31 Days of Halloween — Day 27: Lights Out (2016) — by Dr. Shock

hmp-lightsoutEditor’s note: Dave “Dr. Shock” Becker is a host on Horror Movie Podcast and the Land of the Creeps horror podcast. He is also the mastermind behind DVDInfatuation.com, a movie review blog where he is watching and posting one review every day until he reaches at least 2,500 movie reviews. Follow Doc on Twitter: @DVDinfatuation.

Like many kids, I was once afraid of the dark, and to alleviate my fears plenty of well-meaning adults would tell me that there was nothing in the dark that wasn’t also there during the day. I always knew that was BS, and Lights Out, a 2016 horror movie produced by James Wan, proves I was right.

It’s been some time since the tragic death of his father (Billy Burke), yet the family turmoil continues for young Martin (Gabriel Bateman), who hears his mother Sophie (Maria Bello) talking to herself for hours on end in the middle of the night. But upon investigation, Martin realizes his mom is not alone after all: a shadowy creature, which can only be seen when the lights are out, is with her. Sophie insists this entity is her friend, and refers to it as “Diana”, but Martin is so petrified that he can’t even sleep at night.
After falling asleep (once again) in class, Martin asks the school to call his older half-sister Rebecca (Teresa Palmer) to come pick him up. Though her relationship with their mother is strained (she left home years earlier, and has been living on her own for some time), Rebecca agrees to let Martin stay at her apartment. But to her dismay, “Diana” turns up as well, reminding her of a childhood encounter she herself had with the entity. In an effort to help her kid brother, Rebecca does a little research and uncovers some startling things about both her mother and Diana. Aided by her boyfriend Bret (Alexander DiPersia), Rebecca spends the evening at Sophie’s house in the hopes of ending this nightmare once and for all.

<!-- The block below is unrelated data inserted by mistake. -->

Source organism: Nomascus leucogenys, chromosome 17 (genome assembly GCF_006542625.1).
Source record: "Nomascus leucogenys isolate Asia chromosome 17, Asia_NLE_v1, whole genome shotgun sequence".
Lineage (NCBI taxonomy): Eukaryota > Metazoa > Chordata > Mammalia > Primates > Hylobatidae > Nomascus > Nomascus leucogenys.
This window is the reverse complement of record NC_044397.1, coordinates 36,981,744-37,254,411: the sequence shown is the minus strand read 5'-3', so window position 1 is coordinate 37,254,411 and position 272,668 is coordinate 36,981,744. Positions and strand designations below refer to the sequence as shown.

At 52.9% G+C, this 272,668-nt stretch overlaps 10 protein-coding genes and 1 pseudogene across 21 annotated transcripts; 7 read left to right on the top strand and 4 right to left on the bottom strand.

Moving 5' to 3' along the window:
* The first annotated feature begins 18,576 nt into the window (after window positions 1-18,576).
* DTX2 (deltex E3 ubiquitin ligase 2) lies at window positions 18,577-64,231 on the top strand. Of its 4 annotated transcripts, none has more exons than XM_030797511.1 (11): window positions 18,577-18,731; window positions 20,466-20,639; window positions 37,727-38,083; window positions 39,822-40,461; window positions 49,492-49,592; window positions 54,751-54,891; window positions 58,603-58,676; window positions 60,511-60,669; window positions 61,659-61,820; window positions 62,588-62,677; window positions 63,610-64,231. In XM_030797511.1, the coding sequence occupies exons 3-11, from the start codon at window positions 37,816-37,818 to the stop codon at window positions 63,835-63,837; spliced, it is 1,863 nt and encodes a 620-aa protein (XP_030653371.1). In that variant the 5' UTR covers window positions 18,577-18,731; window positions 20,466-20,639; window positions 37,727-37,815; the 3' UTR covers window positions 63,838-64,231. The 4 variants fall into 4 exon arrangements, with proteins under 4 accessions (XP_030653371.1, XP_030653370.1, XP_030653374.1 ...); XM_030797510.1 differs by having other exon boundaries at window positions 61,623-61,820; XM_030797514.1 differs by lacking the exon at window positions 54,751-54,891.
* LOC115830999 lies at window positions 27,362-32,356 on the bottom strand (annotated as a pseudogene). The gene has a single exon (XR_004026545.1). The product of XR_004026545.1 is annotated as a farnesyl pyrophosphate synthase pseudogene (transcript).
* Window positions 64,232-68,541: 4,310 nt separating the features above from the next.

But Diana isn’t about to go quietly into the night.

Directed by David F. Sandberg, Lights Out is a very unique ghost story in that it gives us a malevolent spirit that can only be seen in the dark (it disappears completely when a light is turned on). As you can imagine, this leads to a good number of jump scares, and it’s to the filmmakers’ credit that, even when we know one is coming, these “surprises” are still damned unnerving. Lights Out also benefits from having one of the creepiest ghosts I’ve seen in some time; a tall, lanky being with no discernable features, Diana slinks in the shadows and hides in dark corners, waiting to pounce on those she views as a threat (which is pretty much anyone who might come between her and Sophie).